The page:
Coface Group


Population 3,416 million
GDP per capita 15 547 US$
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  2014 2015  2016 2017 (p)
GDP growth (%) 3.2 1.0 1.5 1.6
Inflation (yearly average) (%) 8.8 8.6 10.2  8.7
Budget balance (% GDP) -3.4 -3.5 -4.3  -3.6
Current account balance (% GDP) -4.5 -3.5 -2.9 -3.0
Public debt (% GDP) 61.4 64.2 63.7 65.2


(e) Estimate  (f) Forecast


  • Abundant agricultural and forestry resources
  • Social homogeneity and political stability
  • Active reform policy (business climate, public finances, social security)
  • Sizeable foreign direct investment
  • Member of Mercosur, favoured trading relations with the EU and the US


  • Economy vulnerable to external shocks
  • Inadequate transport infrastructure
  • Dependence on economic cycles in Argentina, Brazil and China
  • Public debt level
  • Competitiveness reduced by high inflation


Modest growth driven by domestic demand

In 2016, Uruguayan growth remained close to stagnation, hit by weak regional demand, mainly from Brazil and Argentina, and by low commodity prices (cereals and, in particular, soybeans). In 2017, activity is expected to pick up but will remain modest. Internally, activity is likely to be buoyed by increased investment in connection with the infrastructure programme initiated by the government in the form of private/public partnerships. This programme benefits from financial support from the IDB (Inter-American Development Bank), which released a credit facility for USD 300 million in late 2016. In principle, this facility will be used to partly finance the companies investing in projects to improve the roads, modernise the railway and expand and dredge the Port of Montevideo. Household consumption is also expected to maintain a degree of momentum due to the expected decline in inflation, which will, nonetheless, remain below the target range (3%-7%) fixed by the central bank, fuelled mainly by the indexation of wages. Externally, the economic recovery in Brazil, the country's main customer for exports of goods and services, and in Argentina, the principal source of FDIs, is expected to sustain growth.


Towards a gradual fiscal consolidation

In 2016, the Uruguay's economic slowdown affected the government's fiscal consolidation plans included in the five-year finance act passed in December 2015. The government was counting mainly on increased tax collection driven by the dynamism of household consumption and the recovery of exports, which in the end did not take place. In order to limit the increase in the deficit and the public debt, the government is now counting on a more restrictive fiscal policy in 2017. It is thus relying on cuts to current spending associated with the functioning of the public administration and specifically on not filling vacancies and abolishing early retirement plans and overtime. The government has fixed itself a public deficit target of around 2% to 2.5% by the end of the presidential term in 2019. With regard to monetary policy, this is expected to remain focused on inflation targeting through the reduction in money supply rather than through raising key rates.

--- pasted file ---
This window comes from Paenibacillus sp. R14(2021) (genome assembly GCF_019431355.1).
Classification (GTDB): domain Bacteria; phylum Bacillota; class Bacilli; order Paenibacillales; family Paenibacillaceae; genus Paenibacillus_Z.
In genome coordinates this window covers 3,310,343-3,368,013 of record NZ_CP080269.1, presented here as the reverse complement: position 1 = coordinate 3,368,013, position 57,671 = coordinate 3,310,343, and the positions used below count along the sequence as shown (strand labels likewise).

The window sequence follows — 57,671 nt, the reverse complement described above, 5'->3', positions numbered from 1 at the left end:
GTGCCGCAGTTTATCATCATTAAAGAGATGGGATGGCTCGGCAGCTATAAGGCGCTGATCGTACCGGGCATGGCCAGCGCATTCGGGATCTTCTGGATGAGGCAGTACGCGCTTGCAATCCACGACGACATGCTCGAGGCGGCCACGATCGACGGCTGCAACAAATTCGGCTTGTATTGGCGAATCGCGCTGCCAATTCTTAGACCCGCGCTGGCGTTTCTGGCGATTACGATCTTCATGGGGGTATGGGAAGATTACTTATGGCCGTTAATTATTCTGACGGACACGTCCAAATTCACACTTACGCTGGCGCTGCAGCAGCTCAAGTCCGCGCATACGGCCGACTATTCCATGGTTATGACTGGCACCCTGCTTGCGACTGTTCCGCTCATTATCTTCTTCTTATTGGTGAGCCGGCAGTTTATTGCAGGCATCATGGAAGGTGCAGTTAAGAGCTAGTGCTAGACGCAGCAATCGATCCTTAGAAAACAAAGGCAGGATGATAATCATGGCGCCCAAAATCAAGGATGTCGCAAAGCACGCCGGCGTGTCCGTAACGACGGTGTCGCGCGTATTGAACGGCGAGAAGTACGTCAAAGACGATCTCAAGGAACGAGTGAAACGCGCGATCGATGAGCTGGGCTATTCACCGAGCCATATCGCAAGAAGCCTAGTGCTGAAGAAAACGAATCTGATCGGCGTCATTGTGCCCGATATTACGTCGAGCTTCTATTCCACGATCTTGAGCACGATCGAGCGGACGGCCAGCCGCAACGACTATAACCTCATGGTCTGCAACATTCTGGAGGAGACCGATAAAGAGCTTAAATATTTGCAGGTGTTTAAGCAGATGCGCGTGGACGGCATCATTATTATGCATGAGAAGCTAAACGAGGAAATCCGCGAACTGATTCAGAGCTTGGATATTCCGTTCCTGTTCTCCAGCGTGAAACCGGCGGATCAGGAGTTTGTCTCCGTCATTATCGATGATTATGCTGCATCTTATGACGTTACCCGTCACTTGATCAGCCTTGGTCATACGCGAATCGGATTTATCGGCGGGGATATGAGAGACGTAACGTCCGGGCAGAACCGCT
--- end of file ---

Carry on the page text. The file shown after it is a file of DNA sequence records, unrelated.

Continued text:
A current account deficit expected to continue to benefit from weak imports

In 2016, the current account deficit improved thanks, in particular, to the drop in imports fostered by weak energy prices, specifically those of oil, and weak domestic demand. Exports also declined, affected by relatively weak prices for raw or semi-processed agricultural products (soybeans, meat and dairy products), as well as by lower demand from the main trading partners (China, Brazil and Argentina). In 2017, external trade is expected to benefit from increased demand from Brazil (main customer) and from Argentina thanks to the expected economic recovery in both countries. Imports are expected to benefit again from relatively low energy prices, but the expected increase in investment is likely to generate a rebound in imports (especially of capital goods). The balance of services is likely to benefit from a rise, even though modest, in the number of Argentinian tourists while the income balance will still be hit by profit repatriation and interest paid on the public debt.


Growing tensions within the ruling coalition

President Tabaré Vázquez is having to deal with a decline in his popularity and the divisions which have arisen within the ruling coalition, Frente Amplio (FA), between those who support the maintenance of high social spending and those leaning towards a more restrictive fiscal policy. The regional economic slowdown effectively puts a brake on the increase in government income, threatening plans to reduce the budget deficit and the public debt, as well as the rise in spending (on education and health, in particular) promised by the government. The president meanwhile is faced with growing insecurity and allegations of corruption, under the previous administration, which will implicate some members of the FA. However, the country's political stability does not appear to be under threat. Meanwhile, Uruguay remains one of the preferred locations for FDIs in South America.
With regard to external politics, in October 2016 Uruguay and Chile signed a new free-trade agreement aimed at deepening the existing trade links between the two countries. Uruguay thus hopes to benefit from the network of free-trade agreements enjoyed by Chile in the region. The country is expected, moreover, to continue to seek support from Brazil and Argentina for progress to be made in the negotiations for a free-trade agreement between Mercosur and the European Union.


Last update: January 2017

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